A light ray containing both blue and red wavelengths is incident at an angle on a slab of glass. Which of the sketches in Figure OQ35.9 represents the most likely outcome? [Figure OQ35.9] A B C D none of them Remarks for instructors: Answer (3). For any medium, other than vacuum, the index of refraction for red light is slightly lower (closer to 1) than that for blue light. This means that when light goes from vacuum (or air) into glass, the red light deviates from its original direction less than does the blue light. Also, as the light reemerges from the glass into vacuum (or air), the red light again deviates less than the blue light. If the two surfaces of the glass are parallel to each other, the red and blue rays will emerge traveling parallel to each other, but displaced laterally from one another. The sketch that best illustrates this process is C.

Can light undergo total internal reflection at a smooth interface between air and water? If so, in which medium must it be traveling originally? yes; water yes; air yes; it doesn't matter no Remarks for instructors: Answer (1). For a wave to experience total internal reflection, it must be traveling in the medium in which it moves slower, in which it has a greater index of refraction. Water has a greater index of refraction than air.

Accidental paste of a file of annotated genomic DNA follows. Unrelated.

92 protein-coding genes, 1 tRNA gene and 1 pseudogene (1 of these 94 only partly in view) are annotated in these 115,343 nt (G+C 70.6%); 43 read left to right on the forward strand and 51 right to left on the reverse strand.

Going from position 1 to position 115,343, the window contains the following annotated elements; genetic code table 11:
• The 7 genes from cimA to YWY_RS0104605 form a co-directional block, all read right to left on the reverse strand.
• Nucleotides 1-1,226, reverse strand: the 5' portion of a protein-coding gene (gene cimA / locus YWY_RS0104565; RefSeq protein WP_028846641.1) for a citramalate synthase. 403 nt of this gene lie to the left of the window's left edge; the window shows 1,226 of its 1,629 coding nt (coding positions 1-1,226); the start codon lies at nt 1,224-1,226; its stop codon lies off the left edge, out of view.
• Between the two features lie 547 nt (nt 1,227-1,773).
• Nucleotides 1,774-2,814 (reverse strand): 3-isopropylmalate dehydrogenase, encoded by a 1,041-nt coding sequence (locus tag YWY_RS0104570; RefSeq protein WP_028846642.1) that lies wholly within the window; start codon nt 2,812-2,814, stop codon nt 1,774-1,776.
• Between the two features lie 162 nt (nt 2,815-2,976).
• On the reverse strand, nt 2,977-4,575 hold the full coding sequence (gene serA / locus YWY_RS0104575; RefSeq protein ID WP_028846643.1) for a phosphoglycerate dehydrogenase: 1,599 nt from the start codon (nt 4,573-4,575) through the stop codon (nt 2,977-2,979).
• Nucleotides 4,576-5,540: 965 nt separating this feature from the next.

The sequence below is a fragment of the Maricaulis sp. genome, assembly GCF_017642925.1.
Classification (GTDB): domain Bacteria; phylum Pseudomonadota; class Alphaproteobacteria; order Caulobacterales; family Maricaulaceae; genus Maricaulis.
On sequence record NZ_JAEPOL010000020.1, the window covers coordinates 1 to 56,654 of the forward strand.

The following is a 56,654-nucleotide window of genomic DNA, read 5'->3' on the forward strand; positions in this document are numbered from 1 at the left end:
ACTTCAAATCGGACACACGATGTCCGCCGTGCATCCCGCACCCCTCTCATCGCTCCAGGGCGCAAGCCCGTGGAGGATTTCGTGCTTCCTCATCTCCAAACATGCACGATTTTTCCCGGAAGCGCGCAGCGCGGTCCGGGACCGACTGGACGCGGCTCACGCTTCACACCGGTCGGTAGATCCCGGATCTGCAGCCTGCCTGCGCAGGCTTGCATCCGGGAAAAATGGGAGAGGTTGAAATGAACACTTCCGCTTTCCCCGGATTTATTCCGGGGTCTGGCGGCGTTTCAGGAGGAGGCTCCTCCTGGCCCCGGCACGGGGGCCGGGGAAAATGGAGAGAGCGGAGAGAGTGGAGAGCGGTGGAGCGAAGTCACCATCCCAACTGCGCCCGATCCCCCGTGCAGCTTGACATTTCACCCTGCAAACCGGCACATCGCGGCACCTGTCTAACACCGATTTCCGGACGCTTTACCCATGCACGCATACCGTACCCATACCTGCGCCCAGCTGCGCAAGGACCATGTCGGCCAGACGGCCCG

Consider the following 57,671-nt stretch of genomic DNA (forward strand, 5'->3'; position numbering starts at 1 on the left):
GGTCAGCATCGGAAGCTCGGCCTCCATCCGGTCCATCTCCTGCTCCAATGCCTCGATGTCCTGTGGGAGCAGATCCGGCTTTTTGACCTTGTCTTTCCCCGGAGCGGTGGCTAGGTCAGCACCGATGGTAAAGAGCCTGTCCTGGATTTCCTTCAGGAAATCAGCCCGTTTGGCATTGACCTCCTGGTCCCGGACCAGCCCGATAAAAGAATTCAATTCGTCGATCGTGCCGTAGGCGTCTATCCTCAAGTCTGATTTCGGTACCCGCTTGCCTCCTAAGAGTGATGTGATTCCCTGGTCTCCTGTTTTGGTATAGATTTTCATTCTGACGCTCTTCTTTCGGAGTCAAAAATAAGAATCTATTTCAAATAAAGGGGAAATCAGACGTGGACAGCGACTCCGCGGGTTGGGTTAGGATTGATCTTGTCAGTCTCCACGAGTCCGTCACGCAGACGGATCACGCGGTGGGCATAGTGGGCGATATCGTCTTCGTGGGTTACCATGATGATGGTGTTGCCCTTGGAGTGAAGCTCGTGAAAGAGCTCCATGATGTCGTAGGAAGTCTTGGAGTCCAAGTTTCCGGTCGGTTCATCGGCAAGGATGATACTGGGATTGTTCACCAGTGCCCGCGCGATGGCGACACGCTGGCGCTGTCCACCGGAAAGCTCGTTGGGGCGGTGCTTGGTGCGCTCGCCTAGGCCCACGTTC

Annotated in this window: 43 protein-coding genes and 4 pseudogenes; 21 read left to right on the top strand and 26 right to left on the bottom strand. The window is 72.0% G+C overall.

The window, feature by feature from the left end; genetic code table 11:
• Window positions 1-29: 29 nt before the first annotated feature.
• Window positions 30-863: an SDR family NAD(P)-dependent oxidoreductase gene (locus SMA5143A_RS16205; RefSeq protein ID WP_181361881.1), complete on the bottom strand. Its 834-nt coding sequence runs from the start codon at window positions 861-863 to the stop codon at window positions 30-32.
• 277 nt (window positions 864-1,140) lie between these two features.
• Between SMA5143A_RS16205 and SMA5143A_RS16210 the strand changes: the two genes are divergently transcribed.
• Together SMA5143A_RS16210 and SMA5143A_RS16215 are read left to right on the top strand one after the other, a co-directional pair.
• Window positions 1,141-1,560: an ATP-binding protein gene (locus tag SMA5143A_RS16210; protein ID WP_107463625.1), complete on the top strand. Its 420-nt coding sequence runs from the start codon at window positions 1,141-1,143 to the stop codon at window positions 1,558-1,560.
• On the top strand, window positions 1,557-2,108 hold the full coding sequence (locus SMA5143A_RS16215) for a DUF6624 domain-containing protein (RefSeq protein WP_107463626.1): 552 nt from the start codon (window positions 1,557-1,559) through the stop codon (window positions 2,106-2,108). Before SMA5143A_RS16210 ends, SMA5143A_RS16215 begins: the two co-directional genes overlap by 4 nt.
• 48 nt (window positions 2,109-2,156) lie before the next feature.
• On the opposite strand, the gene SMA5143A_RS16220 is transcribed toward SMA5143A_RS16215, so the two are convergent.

Can sound undergo total internal reflection at a smooth interface between air and water? If so, in which medium must it be traveling originally? yes; water yes; air yes; it doesn't matter no Remarks for instructors: Answer (2). For a wave to experience total internal reflection, it must be traveling in the medium in which it moves slower, in which it has a greater index of refraction. The sound travels slower in air than in water.